Another is because luxury goods can give a boost to self-esteem and status. People like to show off or feel the need to keep up with The Joneses. A study also showed that individuals whose self-worth was harmed, sought affirmation in high-status goods.

These kind of products are often associated with wealth and succes. But also tend to provide a sense of belonging. The feeling that you’re part of something and keep up with all of the others.

The internet is a powerfull driver in the uplift of sales in luxury goods. With online shopping all items, doesn’t matter how expensive, got available to everybody with a computer and internet acces. A €450 costing handbag is just a few mouse clicks away.

Shopping can work as an ultimate therapy session, especially with luxury items. When feeling blue, because of online, impulse shopping has only been made easier.


People buy luxury products because it’s all related to the emotions we feel at that moment. The product being bought is just a physical form being used to fill the need for that emotion.

It really doesn’t matter if we’re financially comfortable with it. We buy these items to reward ourselves, show off or gain acceptance.

So whenever I feel the urge for some unexplainable spending, or impulse shopping, I remember to think about why I’m doing it in the first place. Is it something I really need? Is it worth the money? Do I even have the money to spend in the first place?

When emotion is taking over, asking these kind of question brings up the ratio part of this whole thing. And makes it easier to say no, or to realize something might just be worth it.

Did you ever experience the need for impulse shopping? Or do you feel better when purchasing certain items? Or are you some die-hards who’s always in control of your spending habits? 


5 thoughts on “The psychology behind why we buy luxury products

  1. Great post!

    “Luxury goods are products that are not necessary but are a pleasant addition in your life, and of which demand increases (sometimes disproportional) as income grows.”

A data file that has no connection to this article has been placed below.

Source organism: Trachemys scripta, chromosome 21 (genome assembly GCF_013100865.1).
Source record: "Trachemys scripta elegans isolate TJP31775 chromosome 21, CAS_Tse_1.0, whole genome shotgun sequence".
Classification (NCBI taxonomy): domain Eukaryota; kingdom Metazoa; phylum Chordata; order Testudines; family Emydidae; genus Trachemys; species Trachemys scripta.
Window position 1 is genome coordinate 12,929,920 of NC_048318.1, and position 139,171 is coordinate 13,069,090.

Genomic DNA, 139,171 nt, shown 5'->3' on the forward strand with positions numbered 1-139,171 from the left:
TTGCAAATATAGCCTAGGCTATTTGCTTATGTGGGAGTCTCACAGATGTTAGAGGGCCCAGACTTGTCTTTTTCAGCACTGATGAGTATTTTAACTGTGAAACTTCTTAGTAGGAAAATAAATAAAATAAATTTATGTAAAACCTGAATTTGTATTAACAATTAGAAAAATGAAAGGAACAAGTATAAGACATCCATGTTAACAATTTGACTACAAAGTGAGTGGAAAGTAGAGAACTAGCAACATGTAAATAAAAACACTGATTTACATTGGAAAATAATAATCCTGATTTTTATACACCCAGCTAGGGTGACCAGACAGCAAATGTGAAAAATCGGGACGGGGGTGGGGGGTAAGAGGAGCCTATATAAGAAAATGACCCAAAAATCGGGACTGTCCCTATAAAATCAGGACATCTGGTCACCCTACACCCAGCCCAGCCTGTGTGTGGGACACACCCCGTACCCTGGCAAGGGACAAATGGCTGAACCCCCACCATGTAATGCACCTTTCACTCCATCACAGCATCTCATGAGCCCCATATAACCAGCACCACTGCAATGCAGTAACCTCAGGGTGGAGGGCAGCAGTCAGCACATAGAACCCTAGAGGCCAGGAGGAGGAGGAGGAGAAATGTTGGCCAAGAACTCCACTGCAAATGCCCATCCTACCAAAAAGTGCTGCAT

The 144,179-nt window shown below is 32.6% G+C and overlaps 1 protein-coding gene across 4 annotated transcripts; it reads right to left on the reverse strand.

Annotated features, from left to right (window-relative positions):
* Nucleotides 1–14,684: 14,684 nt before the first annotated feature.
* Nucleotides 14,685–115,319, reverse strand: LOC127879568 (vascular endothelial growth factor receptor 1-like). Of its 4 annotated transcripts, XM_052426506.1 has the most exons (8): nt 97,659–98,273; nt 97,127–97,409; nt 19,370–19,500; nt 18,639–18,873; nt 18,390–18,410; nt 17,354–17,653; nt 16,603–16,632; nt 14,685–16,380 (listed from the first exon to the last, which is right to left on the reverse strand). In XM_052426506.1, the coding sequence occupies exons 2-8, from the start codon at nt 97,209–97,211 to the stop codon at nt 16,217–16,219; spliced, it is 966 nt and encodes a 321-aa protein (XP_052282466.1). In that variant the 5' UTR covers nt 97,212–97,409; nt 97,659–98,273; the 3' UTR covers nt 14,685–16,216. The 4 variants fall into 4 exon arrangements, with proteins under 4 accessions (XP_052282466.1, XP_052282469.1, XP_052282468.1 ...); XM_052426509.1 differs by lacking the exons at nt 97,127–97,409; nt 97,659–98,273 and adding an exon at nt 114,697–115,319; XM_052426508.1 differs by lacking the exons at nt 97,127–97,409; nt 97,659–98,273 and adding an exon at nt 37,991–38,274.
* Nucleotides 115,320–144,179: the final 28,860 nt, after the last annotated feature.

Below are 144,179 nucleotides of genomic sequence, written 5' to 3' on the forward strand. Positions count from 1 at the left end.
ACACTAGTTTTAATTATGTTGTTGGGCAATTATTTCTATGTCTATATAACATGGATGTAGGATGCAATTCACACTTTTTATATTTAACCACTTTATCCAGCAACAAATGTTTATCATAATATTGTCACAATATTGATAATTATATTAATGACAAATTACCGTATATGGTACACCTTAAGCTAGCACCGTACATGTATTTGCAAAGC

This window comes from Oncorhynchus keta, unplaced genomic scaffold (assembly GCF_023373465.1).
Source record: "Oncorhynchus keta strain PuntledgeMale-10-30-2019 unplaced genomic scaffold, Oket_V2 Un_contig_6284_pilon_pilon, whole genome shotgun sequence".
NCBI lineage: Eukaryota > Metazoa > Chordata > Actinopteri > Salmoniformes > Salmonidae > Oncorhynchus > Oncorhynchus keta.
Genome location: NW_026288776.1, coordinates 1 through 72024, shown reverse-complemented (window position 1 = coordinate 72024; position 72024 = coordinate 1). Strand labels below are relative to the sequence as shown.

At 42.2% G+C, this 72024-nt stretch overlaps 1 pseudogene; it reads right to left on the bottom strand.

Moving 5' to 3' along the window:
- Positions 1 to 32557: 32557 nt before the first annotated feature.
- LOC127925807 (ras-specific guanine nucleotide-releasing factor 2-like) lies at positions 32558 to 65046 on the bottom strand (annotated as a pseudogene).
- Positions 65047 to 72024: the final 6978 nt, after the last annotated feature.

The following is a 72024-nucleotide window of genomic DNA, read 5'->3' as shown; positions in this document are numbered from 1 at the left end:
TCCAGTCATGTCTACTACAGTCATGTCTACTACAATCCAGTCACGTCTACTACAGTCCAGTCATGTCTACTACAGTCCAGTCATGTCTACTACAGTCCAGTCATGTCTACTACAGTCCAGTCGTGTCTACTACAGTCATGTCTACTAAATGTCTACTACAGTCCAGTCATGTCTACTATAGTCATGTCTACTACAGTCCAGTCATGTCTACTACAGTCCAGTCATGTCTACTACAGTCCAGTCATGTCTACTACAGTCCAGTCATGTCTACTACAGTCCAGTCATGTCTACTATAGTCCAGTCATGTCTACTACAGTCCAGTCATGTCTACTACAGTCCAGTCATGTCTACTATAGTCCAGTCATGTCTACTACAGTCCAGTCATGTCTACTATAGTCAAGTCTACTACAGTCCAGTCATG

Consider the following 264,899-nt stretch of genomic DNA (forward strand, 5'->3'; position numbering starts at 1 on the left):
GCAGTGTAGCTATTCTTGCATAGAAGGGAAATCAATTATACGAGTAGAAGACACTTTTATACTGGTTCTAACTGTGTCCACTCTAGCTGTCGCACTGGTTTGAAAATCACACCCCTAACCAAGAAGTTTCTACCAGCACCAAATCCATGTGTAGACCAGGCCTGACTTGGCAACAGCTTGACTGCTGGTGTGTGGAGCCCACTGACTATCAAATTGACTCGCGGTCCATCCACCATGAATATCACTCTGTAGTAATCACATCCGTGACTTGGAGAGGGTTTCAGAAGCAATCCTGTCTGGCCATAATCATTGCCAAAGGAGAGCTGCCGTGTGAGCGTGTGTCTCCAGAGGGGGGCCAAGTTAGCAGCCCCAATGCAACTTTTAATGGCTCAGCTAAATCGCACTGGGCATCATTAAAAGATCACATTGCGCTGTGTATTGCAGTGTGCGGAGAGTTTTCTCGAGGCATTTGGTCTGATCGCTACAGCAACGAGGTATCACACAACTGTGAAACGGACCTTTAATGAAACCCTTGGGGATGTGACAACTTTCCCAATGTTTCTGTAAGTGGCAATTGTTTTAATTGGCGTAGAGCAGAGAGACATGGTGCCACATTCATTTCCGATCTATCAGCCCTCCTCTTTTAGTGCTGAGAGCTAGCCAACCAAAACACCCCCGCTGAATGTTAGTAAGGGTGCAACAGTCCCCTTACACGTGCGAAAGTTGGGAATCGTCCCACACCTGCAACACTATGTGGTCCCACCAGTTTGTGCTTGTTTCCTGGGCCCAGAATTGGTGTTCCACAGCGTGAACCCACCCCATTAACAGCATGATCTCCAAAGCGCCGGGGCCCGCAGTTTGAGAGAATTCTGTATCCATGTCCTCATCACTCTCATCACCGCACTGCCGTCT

I never thoughts on luxury products…for a long time I typically just associated luxury products with expensive (guess all the marketing does work)!

    I think I’ve moved a little further up the spectrum on the luxury goods market for workout clothes. Before I would buy Champion shorts/shirts because they were the cheapest money can buy. However, I’ve more recently seen myself pick up a few Under Armour gear (albeit on Black Friday) even though its probably twice as expensive.

    I mean the Under Armour clothes ‘feels better’ because the fabric is nicer, but both brands pretty much do the same thing haha.


    • Thanks a lot!

      Marketing certainly does have a high impact on how we perceive products (and a lot of companies are damn good in it too!) It’s astonishing sometimes how easy you get ‘tricked’ in buying something.

      I believe we are all somehow affected by buying more ‘expensive’ goods over time, not only because our income grows but also because over time our demands can change.

      I’m also buying clothing of different (more expensive) brands now than I used to do 5 or 10 years ago, also because it just last longer and the quality is way better. But mostly on sales as well. Apparently we can’t keep that part out 😉


  2. I have to admit that I get on my wife about buying designer brand clothes. She thinks that they are far superior to non-designer. We’ve had “discussions” about how they are both produced in the same factories but she’s convinced designer things last longer.

    She then flipped the argument on me one day and said if you don’t care about designers why do you like Nike gear so much. She had me there. I have to admit I love Nike clothing to the other brands.

    Funny how the perceived value changes when it’s flipped on you 🙂


    • Thanks for the nice comment, really made me smile.

      There is probably something to agree on in both statements. The fun fact is that it doesn’t really matter because YOU believe it has a certain value.

      Love Nike as well and can’t go without my sneakers anymore 🙂

      Liked by 1 person

  3. I do think the ‘pay for quality’ argument is valid to some degree. There are some brands that charge a lot just because they want to be perceived as a high end brand, but there are others where the build quality is noticeably better and it is worth it. Quality doesn’t always have to set you back though. I swear by Toyota products because of my positive experiences and they are priced competitively and in many cases less than other brands. I think it is good to think about this when you buy an item. Make sure if you pay a premium for something, that you can honestly say the build quality is better than the cheaper model. Don’t notice the label, just the item. Thanks for sharing!